WEF Executive Director Briefs US Conference of Mayors Water Council on Water for Jobs Campaign

Balancing the Water-Energy Nexus

Attacking Apathy and Reducing Demand

New water lows for Great Lakes could drain local economies

As Texas Bakes in a Long Drought, Water Becomes a Focus for Legislators

The Policy of “Pumping the Recharge”
Is Out of Control

The Intelligent Use of Water™ Infographic

Attacking Apathy and Reducing Demand

December 2012

Mississippi River shutdown because of water levels

Pesticides: Now More Than Ever

Pesticides in Tap Water Linked to Food Allergies

November 2012

Disinfection Basics

EWG Calls on EPA to Set Lower Limit on Perchlorate in Water

Saving Water, Improving Energy Efficiency

The Problem Is Clear: The Water Is Filthy

Uranium Exposure Linked To Increased Lupus Rate

The Problem Is Clear: The Water Is Filthy

Preparing for a Blue Economy

Making Every Toilet Flush Count—Creating Electricity From Sewage

October 2012

Most Big Companies Hurt by Water Problems, CDP Survey Finds

September 2012

Shrinking water's hidden footprint

Sunshine Helps Bring Clean Drinking Water To Third World Countries

NC State Leads National Effort To Evaluate Fresh Water Sustainability In The Southern U.S.

August 2012

The Investment Drought

Wall Street Took Our Homes, Now Our Water

Quarter of World’s Freshwater Used to Grow Wasted Food

Post-Fire Watersheds and Corporate Water Scarcity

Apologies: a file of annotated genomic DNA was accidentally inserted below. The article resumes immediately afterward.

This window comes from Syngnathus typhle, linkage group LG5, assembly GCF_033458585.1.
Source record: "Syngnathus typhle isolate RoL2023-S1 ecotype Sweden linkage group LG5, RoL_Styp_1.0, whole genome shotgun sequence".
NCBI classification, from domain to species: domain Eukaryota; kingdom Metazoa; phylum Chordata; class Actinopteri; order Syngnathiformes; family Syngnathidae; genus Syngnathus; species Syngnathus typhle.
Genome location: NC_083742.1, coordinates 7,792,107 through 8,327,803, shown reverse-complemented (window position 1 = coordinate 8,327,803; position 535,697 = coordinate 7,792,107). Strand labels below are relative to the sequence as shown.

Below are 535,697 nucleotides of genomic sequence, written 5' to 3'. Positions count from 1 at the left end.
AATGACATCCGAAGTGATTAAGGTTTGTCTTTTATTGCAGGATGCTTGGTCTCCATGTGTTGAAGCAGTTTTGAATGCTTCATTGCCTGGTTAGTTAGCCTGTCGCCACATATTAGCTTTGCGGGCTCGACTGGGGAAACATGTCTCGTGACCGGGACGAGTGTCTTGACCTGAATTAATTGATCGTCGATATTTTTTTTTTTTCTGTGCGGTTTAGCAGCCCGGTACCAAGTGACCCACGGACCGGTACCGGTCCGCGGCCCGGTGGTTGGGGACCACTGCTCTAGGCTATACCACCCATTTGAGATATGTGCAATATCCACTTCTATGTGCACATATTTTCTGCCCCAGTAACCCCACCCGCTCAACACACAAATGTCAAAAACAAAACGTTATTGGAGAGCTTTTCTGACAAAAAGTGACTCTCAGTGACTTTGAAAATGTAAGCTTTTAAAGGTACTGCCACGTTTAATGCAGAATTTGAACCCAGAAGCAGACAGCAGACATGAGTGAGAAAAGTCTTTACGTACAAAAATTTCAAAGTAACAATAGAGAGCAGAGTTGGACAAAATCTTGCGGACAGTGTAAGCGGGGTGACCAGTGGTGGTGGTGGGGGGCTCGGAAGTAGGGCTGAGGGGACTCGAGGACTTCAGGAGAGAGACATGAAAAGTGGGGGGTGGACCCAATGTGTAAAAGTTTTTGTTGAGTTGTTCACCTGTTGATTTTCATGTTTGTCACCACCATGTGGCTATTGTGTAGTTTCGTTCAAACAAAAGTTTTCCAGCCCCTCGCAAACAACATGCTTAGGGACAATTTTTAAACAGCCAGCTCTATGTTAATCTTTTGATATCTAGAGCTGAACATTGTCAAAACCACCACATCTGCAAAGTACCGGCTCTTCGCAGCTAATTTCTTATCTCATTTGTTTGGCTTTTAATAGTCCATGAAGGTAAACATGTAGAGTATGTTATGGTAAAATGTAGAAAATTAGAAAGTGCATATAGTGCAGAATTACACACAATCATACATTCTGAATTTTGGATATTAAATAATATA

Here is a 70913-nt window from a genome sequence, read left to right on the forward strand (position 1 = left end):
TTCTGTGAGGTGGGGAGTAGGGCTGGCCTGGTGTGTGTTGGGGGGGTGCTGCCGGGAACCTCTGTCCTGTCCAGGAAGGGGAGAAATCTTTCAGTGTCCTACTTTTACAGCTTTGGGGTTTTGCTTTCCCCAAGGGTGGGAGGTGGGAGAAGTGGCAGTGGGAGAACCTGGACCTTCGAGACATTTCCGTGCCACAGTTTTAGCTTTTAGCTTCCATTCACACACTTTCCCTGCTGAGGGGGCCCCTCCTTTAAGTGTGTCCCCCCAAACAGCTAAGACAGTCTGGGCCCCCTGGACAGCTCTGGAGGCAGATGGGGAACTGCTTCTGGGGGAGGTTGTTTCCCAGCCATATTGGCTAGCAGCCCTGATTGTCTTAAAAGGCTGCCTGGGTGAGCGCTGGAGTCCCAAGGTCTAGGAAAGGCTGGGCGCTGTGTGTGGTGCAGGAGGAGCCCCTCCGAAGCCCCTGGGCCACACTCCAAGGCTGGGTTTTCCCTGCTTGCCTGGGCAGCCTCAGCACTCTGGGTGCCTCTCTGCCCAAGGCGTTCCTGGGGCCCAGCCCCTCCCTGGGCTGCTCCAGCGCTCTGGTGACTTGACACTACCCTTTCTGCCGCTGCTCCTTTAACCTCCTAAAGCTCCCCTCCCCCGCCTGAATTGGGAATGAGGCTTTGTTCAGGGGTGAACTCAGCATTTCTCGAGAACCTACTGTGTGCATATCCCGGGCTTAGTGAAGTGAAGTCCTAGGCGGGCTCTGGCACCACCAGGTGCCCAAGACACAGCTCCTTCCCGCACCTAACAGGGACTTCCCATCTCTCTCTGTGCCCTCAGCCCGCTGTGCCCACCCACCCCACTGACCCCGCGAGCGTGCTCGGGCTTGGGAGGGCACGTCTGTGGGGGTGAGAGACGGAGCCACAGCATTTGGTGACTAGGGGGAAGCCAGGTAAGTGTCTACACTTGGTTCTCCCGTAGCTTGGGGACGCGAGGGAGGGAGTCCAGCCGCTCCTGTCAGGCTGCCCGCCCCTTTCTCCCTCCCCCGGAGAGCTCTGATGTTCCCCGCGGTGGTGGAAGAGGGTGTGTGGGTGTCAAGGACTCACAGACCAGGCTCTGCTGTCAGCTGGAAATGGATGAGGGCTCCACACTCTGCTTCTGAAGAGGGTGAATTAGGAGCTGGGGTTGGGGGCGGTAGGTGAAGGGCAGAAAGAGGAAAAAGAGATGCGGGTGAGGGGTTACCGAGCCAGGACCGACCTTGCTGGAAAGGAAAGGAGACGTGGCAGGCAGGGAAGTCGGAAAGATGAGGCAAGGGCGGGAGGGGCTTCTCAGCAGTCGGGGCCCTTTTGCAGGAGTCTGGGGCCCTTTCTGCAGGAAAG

The challenge of water resource management in drought-stricken Texas

July 2012

Stanching Water Waste

Honoring historical Valley waters

June 2012

New Mexico Governor Issues Drought Declaration

Extreme irrigation threatens US food supply

May 2012

Waking Up to a Crisis

Water Scarcity and a Looming Energy Crisis

April 2012

Fees and Anger Rise in California Water War

The Price of Water: A Comparison of Water Rates, Usage in 30 U.S. Cities

Congressmen, Mayors Urge WH to Invest in Water: New Report

March 2012

Gibbs Holds Hearing To Review Financing Tools For Water Infrastructure

February 2012

Water Infrastructure Bill To Top $1 Trillion

January 2012

'Miracle Tree' Substance Produces Clean Drinking Water Inexpensively And Sustainably

Could Tap Water Cause Lou Gehrig's Disease?

Food vs. Water: High Commodity Prices

Ancient Droughts, Modern Dilemmas

 

Old Water News >>

PRIVACY: We will not sell, rent or share your name with anyone. see policy

FAQS

1. How do you harvest rainwater?
2. Where do you get the water?
3. What is the best way of harvesting rain?
4. Why should I harvest rainwater?
5. Do I need pumps to harvest rainwater?
6. Can I use drip irrigation or soaker hoses with a rainwater?
7. How big a yard can I water?
8. How big are rain barrels?
9. I want more pressure, how should I raise it?
10. Can I water my grass with rainwater?

and many more>>